Playlists have been a legal and creative hassle for online workout companies. The deal between Universal Music Group and Variis represents a breakthrough.
Subscribers to Equinox’s Variis service of online classes will soon be able to work out to hits from Lady Gaga or the Smashing Pumpkins or Johnny Cash or 2pac or Paul McCartney or Fatboy Slim — and many, many, many other artists from a vast range of eras and genres whose music was released on one of the labels of the Universal Music Group.
Equinox reached a licensing agreement from the music behemoth, according to The Wall Street Journal. Universal Music Group, one of the “big three” of music conglomerates, amassed such major and historically important labels as Capitol, Motown, Virgin, Island, Def Jam, Interscope and Geffen under one roof. Variis will have licensing access to their rich catalogues. The amount and exact terms were not disclosed.
Universal Music Group and Variis’s deal shows how digital fitness brands can resolve the problem of adding the kind of playlists that were common to in-person fitness classes, if they have pockets as deep as Equinox’s. The issue has worried large and small online instructors since the proliferation of online classes as the COVID-19 pandemic closed or made people cautious about gyms.
In February of 2020, Peloton learned, from a lawsuit, that it could not simply slip songs into instruction videos as easily as a yoga teacher or aerobics teacher can make a Spotify playlist and connect their phone to the studio’s speakers.
To play music at an event or in a public space (like a grocery store) one needs a performance license from at least one of the big four providers, any of which would provide a large array of well-known recordings. This law applies to in-person fitness classes but was widely ignored by small and mid-sized venues. (Who is going to enforce it?) Embedding a song in a video requires an even more costly synchronization license, which the creator would have to negotiate with one or several people who own rights to a song. This applies equally to Hollywood films and YouTube tutorials.
As digital workout spaces expanded amid the pandemic, some found solutions. Peloton built up a legally licensed streaming library that includes Jennifer Lopez, Lizzo, Bon Jovi, Alicia Keys and Beyoncé.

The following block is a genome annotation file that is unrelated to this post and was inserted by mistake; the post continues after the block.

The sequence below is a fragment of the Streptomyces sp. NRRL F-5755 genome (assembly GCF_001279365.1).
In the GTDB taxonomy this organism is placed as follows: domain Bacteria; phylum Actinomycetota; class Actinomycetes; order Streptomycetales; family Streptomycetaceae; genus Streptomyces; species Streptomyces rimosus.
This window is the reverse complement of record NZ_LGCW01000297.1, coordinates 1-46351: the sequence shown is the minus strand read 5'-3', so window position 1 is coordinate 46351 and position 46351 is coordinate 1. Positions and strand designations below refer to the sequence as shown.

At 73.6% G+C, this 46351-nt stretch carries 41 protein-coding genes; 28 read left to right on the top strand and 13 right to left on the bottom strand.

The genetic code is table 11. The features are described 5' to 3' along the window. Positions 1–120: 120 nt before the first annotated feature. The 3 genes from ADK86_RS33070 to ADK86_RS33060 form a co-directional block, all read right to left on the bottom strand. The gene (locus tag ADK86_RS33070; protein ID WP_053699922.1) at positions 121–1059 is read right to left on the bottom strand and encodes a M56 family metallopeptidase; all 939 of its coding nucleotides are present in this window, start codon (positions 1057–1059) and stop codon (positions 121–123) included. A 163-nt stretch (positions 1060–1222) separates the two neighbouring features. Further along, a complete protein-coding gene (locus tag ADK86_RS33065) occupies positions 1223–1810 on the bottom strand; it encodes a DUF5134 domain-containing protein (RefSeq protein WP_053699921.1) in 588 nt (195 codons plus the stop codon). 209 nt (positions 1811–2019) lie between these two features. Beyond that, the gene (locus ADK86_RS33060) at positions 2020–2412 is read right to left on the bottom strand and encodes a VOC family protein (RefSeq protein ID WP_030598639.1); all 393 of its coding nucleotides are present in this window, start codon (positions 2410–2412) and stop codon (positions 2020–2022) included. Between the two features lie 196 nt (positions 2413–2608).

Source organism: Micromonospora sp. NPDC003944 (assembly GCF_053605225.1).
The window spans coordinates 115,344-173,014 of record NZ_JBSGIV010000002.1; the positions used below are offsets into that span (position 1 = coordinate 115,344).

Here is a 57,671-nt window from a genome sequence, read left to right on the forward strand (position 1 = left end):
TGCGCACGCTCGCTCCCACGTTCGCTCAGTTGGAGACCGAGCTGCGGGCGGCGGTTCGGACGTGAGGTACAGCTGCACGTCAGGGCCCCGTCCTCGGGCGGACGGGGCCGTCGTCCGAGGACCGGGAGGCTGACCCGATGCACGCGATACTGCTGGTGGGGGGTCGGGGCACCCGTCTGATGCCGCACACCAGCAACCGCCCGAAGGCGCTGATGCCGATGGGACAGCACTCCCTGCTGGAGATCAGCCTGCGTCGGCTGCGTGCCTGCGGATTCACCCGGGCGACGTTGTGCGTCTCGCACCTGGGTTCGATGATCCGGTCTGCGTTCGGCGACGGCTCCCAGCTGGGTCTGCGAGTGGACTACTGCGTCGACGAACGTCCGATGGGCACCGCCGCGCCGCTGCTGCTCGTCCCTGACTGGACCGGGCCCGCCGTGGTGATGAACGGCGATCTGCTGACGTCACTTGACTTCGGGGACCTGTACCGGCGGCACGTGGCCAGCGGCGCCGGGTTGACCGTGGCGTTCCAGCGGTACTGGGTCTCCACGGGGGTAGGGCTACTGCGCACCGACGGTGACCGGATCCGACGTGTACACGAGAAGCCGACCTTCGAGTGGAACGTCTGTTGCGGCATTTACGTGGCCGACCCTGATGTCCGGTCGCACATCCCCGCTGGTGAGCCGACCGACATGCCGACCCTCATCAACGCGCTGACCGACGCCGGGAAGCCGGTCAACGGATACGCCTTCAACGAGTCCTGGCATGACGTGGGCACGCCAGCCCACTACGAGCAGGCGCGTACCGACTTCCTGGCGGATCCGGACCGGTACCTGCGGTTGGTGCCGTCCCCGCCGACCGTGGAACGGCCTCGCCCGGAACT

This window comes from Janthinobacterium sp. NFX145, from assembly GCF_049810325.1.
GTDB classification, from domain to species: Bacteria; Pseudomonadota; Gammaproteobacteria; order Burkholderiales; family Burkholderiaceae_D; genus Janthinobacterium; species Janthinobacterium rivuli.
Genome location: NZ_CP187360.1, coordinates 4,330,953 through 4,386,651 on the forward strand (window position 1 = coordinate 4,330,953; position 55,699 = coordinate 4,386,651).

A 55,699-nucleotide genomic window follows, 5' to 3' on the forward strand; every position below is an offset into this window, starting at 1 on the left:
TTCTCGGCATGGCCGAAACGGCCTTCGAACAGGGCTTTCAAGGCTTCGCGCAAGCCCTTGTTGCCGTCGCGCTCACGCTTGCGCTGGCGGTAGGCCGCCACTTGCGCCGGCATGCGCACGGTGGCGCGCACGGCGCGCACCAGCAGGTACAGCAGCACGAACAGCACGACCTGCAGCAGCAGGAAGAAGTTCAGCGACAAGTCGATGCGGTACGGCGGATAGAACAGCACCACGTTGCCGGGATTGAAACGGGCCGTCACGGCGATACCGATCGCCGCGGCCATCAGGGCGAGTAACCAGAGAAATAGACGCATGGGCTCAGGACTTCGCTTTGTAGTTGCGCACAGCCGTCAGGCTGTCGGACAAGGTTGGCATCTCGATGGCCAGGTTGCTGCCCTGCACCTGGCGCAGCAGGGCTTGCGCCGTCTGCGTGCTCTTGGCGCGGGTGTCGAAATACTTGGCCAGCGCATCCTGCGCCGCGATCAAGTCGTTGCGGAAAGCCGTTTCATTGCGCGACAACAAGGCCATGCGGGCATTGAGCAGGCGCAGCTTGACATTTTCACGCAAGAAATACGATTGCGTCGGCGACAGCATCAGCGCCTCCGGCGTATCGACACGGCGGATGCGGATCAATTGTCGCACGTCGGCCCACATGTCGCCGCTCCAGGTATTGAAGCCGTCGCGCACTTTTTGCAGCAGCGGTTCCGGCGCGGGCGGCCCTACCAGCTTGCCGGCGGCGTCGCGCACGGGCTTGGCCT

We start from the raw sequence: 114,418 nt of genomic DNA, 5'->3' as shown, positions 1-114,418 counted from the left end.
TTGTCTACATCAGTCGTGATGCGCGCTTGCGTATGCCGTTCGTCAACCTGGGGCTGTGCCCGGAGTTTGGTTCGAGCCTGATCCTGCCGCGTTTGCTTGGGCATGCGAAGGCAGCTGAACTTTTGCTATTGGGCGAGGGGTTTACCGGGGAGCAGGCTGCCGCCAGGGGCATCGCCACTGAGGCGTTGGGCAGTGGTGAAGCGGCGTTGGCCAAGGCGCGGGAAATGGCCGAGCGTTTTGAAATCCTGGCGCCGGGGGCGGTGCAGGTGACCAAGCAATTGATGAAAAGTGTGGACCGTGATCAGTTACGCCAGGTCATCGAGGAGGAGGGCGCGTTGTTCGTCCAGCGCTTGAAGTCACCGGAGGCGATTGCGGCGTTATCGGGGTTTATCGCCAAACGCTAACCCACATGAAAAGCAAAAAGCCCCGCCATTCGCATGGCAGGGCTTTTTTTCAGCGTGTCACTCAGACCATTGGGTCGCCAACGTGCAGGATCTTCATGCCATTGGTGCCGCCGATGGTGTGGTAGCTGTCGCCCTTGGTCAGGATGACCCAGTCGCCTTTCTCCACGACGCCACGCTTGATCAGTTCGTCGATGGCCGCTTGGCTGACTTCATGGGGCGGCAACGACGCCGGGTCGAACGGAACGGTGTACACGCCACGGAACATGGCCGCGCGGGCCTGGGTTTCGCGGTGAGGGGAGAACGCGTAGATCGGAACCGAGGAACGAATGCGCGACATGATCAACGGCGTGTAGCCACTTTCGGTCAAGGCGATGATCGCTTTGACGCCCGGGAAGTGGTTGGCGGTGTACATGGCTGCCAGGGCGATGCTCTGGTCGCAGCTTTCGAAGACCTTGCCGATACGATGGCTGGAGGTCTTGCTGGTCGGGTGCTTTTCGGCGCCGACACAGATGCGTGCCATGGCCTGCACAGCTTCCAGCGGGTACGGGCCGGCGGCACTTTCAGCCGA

The Variis and Universal Music Group deal is the first to give an online fitness streaming service a huge range of well-known and obscure music on tap, possibly allowing for instructors to use them as background music in class or for subscribers to queue up their own favorites themselves to play as they work out.
The Universal Music Group was at the forefront of the effort to prevent a free-for-all of unlicensed music use on online music videos; the megacorporation once fought an eight-year battle against a YouTuber over a 29-second clip of her year-old son dancing to Prince’s “Let’s Go Crazy.”
However, the pandemic may have zapped some other revenue streams from music copyright holders. The closure of public places and the lack of events mean fewer companies need or use performance licenses. The stalling of TV and movie productions is probably equating to fewer synchronization licenses. Music labels may be more amenable to making to help online fitness platforms find a solution to the problem than they were a year ago.
Nick Keppler is a freelance journalist, writer and editor. He enjoys writing the difficult stories, the ones that make him pore over studies, talk about subjects that make people uncomfortable, and explain concepts that have taken years to develop. Nick has written extensively about psychology, healthcare, and public policy for national publications and for those locally- based in Pittsburgh. In addition to Athletech News, Nick has written for The Washington Post, The Daily Beast, Vice, Slate, Reuters, CityLab, Men’s Health, The Gizmodo Media Group, The Financial Times, Mental Floss, The Village Voice and AlterNet. His journalistic heroes include Jon Ronson, Jon Krakauer and Norah Vincent.